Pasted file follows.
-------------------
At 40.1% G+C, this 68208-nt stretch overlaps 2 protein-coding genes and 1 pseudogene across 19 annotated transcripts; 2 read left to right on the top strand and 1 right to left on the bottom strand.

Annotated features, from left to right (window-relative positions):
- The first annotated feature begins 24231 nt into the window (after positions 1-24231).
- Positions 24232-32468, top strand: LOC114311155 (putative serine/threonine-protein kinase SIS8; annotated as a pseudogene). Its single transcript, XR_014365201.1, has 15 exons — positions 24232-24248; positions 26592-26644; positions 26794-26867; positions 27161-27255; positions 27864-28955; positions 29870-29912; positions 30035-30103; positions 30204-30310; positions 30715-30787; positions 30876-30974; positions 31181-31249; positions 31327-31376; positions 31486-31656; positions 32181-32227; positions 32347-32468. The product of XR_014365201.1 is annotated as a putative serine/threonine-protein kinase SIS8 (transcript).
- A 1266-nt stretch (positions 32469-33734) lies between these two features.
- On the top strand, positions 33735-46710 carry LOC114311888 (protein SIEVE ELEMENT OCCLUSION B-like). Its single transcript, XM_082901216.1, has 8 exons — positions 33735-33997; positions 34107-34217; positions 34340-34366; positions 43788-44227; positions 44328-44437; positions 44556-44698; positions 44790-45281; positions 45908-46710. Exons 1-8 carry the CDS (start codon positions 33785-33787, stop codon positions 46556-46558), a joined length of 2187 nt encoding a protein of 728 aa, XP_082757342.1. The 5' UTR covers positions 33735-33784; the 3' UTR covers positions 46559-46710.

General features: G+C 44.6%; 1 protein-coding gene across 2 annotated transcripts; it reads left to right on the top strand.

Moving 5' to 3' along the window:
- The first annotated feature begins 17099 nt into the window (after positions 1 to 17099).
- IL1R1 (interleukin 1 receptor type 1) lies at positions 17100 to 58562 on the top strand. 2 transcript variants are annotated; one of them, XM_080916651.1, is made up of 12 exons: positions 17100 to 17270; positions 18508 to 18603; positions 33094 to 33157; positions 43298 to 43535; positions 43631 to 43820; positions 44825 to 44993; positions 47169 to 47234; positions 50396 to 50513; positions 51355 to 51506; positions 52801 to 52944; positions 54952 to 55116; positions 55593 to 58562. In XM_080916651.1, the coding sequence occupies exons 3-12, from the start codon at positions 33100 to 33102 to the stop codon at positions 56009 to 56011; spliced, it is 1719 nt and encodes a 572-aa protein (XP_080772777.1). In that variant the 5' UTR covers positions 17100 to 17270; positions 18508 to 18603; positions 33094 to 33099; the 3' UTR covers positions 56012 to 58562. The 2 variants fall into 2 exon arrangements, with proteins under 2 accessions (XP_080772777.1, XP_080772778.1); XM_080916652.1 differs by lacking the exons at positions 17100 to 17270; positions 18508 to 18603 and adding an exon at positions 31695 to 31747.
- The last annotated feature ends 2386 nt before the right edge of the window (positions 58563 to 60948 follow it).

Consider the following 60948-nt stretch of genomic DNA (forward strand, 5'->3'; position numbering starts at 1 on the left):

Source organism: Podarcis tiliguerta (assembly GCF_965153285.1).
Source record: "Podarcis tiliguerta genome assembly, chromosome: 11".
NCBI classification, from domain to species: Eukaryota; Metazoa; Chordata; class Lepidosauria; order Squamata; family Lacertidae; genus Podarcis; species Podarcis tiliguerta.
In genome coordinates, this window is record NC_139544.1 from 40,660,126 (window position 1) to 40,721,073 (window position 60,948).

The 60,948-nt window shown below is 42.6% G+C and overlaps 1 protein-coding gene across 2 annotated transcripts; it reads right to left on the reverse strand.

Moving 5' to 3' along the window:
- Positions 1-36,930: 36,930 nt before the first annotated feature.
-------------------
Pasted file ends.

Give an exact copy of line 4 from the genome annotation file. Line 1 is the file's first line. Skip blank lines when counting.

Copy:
- Positions 24232-32468, top strand: LOC114311155 (putative serine/threonine-protein kinase SIS8; annotated as a pseudogene). Its single transcript, XR_014365201.1, has 15 exons — positions 24232-24248; positions 26592-26644; positions 26794-26867; positions 27161-27255; positions 27864-28955; positions 29870-29912; positions 30035-30103; positions 30204-30310; positions 30715-30787; positions 30876-30974; positions 31181-31249; positions 31327-31376; positions 31486-31656; positions 32181-32227; positions 32347-32468. The product of XR_014365201.1 is annotated as a putative serine/threonine-protein kinase SIS8 (transcript).